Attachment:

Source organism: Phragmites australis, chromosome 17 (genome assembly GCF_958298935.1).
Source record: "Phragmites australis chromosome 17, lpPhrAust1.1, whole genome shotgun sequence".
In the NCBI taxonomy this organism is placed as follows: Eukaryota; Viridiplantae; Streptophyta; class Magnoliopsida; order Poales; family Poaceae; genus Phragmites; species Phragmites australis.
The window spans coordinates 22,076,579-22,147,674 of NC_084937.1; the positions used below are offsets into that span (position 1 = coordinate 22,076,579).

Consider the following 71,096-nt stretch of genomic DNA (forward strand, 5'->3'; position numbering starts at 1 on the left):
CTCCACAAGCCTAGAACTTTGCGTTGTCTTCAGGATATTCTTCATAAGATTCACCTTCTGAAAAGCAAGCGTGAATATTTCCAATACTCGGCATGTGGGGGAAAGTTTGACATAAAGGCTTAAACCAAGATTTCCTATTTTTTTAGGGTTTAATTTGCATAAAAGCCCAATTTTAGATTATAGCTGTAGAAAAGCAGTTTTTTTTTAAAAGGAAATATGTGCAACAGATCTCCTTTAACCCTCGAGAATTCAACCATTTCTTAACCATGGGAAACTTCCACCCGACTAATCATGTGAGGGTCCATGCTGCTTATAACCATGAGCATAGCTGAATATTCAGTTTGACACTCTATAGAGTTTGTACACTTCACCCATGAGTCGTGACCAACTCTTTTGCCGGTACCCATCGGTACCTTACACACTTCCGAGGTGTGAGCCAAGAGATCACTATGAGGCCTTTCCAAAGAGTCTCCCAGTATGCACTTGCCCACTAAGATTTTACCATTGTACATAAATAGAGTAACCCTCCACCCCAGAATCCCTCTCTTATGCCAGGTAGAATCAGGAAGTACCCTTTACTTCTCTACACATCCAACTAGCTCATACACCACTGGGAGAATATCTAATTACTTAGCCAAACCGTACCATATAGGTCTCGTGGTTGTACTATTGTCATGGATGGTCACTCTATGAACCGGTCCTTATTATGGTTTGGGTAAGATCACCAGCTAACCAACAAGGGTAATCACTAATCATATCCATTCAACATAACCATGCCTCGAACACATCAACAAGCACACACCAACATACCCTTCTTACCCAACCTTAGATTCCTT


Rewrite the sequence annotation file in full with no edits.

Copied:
Source organism: Phragmites australis, chromosome 17 (genome assembly GCF_958298935.1).
Source record: "Phragmites australis chromosome 17, lpPhrAust1.1, whole genome shotgun sequence".
In the NCBI taxonomy this organism is placed as follows: Eukaryota; Viridiplantae; Streptophyta; class Magnoliopsida; order Poales; family Poaceae; genus Phragmites; species Phragmites australis.
The window spans coordinates 22,076,579-22,147,674 of NC_084937.1; the positions used below are offsets into that span (position 1 = coordinate 22,076,579).

Consider the following 71,096-nt stretch of genomic DNA (forward strand, 5'->3'; position numbering starts at 1 on the left):
CTCCACAAGCCTAGAACTTTGCGTTGTCTTCAGGATATTCTTCATAAGATTCACCTTCTGAAAAGCAAGCGTGAATATTTCCAATACTCGGCATGTGGGGGAAAGTTTGACATAAAGGCTTAAACCAAGATTTCCTATTTTTTTAGGGTTTAATTTGCATAAAAGCCCAATTTTAGATTATAGCTGTAGAAAAGCAGTTTTTTTTTAAAAGGAAATATGTGCAACAGATCTCCTTTAACCCTCGAGAATTCAACCATTTCTTAACCATGGGAAACTTCCACCCGACTAATCATGTGAGGGTCCATGCTGCTTATAACCATGAGCATAGCTGAATATTCAGTTTGACACTCTATAGAGTTTGTACACTTCACCCATGAGTCGTGACCAACTCTTTTGCCGGTACCCATCGGTACCTTACACACTTCCGAGGTGTGAGCCAAGAGATCACTATGAGGCCTTTCCAAAGAGTCTCCCAGTATGCACTTGCCCACTAAGATTTTACCATTGTACATAAATAGAGTAACCCTCCACCCCAGAATCCCTCTCTTATGCCAGGTAGAATCAGGAAGTACCCTTTACTTCTCTACACATCCAACTAGCTCATACACCACTGGGAGAATATCTAATTACTTAGCCAAACCGTACCATATAGGTCTCGTGGTTGTACTATTGTCATGGATGGTCACTCTATGAACCGGTCCTTATTATGGTTTGGGTAAGATCACCAGCTAACCAACAAGGGTAATCACTAATCATATCCATTCAACATAACCATGCCTCGAACACATCAACAAGCACACACCAACATACCCTTCTTACCCAACCTTAGATTCCTT